Disasters and Crises – 10 Lessons on Early Warning

Disasters and Crises – 10 Lessons on Early Warning

Aerossurance has recently looked at how conventional responses can fail in the face of a crisis.

Dr Ian Mitroff, Professor Emeritus at the USC Marshall School of Business at the University of Southern California, has identified 10 lessons on early warning, which are also highly relevant to how accidents evolve:

  1. All disasters and crises are preceded by early warning signs of impeding failure: Barry Turner’s ground breaking research Man Made Disasters, published in 1978, highlights the prevalence of such warnings and how they are often overlooked during the ‘incubation period’.  UPDATE 16 January 2017: see this review of Man Made Disasters.
  2. Signals are not self-amplifying or self-blocking: Mitroff observes that it is organisations that can either amplify or block these early warning signs, the very reason for a culture that seeks out potential early warning signs.  Margaret Heffernan has written about Wilful Blindness, and how organisations can block out these warnings, which Mitroff comes to in his third lesson:
  3. Signals are part of the organisation:  Signals don’t exist on their own.  Organisations get the news they encourage.  An organisation that discourages or downplays certain types news will discourage that news from being reported in future.
  4. Signal detection is a reflection of our priorities: Organisations are swamped with information, so unless we give priority to the warning signs for crises or accidents, they are unlikely to be noticed.  In turn, if we only search for certain types of crises or for certain threats we may well miss the signs for other types.
  5. Signal detection needs detectors:  It is important to have mechanisms that detect early warning signals. Within an organisation, free and open safety reporting, a vigorous audit programme that looks at the effectiveness of controls not just compliance and a robust, even paranoid, process of management review that seeks out indications of problems (and sees early warning as ‘good news’ not ‘bad news’) can all help.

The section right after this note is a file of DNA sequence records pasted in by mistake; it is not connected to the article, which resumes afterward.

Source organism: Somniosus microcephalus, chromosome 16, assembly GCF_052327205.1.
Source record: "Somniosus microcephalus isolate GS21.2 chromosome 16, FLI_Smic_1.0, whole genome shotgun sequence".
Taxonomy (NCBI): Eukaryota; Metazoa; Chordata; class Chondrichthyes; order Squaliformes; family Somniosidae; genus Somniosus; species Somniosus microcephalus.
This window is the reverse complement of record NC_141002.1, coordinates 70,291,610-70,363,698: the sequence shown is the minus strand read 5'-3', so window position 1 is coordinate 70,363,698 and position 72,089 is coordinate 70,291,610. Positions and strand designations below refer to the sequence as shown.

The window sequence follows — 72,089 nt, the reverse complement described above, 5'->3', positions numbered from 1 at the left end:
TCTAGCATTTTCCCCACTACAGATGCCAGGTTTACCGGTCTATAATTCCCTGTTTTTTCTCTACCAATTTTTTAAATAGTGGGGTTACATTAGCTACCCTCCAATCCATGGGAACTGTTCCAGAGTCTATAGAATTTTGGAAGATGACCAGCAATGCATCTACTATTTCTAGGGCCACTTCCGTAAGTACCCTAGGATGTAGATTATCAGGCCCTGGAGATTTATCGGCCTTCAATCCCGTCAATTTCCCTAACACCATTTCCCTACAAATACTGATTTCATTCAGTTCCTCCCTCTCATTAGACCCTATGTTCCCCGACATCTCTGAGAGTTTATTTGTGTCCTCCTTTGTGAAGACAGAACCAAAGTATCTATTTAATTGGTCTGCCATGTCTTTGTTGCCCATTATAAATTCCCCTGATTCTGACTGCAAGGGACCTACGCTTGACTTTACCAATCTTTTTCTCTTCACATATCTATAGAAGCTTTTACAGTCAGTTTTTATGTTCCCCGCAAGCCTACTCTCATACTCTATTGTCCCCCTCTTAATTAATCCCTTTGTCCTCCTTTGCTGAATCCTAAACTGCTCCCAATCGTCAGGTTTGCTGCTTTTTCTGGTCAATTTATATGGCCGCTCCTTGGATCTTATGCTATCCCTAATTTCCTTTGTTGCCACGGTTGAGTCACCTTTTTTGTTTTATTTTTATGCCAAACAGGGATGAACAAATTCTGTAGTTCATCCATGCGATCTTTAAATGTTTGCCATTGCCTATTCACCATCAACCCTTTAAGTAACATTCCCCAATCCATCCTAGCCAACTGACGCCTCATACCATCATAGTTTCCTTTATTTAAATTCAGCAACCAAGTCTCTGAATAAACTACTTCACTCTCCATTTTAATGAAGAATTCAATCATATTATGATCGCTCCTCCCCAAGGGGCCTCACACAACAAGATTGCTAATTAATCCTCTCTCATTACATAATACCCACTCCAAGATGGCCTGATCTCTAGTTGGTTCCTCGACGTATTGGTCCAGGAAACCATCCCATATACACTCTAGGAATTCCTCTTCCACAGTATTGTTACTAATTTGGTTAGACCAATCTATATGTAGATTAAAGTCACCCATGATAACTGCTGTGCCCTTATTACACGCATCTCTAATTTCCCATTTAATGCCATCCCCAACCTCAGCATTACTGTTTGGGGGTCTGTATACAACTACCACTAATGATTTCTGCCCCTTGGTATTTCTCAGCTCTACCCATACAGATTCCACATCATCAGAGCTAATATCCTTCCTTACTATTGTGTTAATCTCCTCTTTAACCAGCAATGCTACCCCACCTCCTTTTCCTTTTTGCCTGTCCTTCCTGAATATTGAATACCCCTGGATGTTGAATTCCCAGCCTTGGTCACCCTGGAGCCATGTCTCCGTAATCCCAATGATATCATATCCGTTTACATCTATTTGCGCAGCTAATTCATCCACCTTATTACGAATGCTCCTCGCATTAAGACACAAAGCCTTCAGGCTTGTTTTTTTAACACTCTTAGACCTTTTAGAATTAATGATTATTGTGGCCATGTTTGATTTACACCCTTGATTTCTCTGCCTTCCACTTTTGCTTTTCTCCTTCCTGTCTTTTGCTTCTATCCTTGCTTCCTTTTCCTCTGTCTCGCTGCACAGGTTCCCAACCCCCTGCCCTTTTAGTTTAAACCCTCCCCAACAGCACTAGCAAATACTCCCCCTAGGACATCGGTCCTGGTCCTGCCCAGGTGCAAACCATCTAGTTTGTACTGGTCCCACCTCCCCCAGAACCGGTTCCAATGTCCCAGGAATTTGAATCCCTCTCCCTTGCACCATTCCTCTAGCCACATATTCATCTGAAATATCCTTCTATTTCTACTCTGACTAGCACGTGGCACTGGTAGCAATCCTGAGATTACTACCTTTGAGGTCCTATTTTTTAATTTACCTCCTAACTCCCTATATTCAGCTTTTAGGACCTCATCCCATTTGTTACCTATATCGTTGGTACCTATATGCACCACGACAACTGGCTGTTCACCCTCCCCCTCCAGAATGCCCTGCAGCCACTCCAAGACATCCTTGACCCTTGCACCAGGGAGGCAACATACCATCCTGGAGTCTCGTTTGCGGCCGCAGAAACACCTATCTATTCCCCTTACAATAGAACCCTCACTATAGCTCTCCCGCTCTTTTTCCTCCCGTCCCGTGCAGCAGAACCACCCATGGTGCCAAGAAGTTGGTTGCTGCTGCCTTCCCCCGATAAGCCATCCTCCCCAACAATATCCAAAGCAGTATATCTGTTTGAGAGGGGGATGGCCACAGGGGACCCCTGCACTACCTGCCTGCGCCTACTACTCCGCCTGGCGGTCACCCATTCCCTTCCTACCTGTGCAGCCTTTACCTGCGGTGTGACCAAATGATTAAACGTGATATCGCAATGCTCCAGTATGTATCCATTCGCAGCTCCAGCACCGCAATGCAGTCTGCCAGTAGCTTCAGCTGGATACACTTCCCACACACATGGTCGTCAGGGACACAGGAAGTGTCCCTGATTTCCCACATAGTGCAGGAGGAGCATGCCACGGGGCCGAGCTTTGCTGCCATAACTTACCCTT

6. Different signals require different detectors: So while the mechanisms mentioned above are relevant to safety threats, other mechanisms are required to detect the early warning signs of financial fraud, civil disturbances or industrial unrest.
  7. Not all signals are alike: Mitroff proposes that signals are differentiated by their source (internal or external to the organisation) and type (technical or human).
  8. Signal detectors need to be monitored: Mitroff uses the example of a 1991 power outage in New York.  The AT&T back-up generator failed and the tertiary battery system came into operation.  Activating the 6 hour battery system triggered an alarm, but the alarm was not spotted and when the battery expired air traffic controllers lost essential communications.  The reason the alarm was not heard: both operators on the same shift had been rostered onto a training course.  Ironically the course was on alarm systems!
  9. Signals have to be transmitted to the right people: As sadly illustrated in Hawaii in 1941.
  10. Individual signal detection is not enough: Often multiple weak signals from multiple sources need to be collated an analysed.

See also: How to Lead During a Crisis: Lessons From the Rescue of the Chilean Miners

Aerossurance has extensive safety management, emergency response, safety leadership, organisational culture, operations, and safety analysis experience.  For practical safety advice you can trust, contact us at: enquiries@aerossurance.com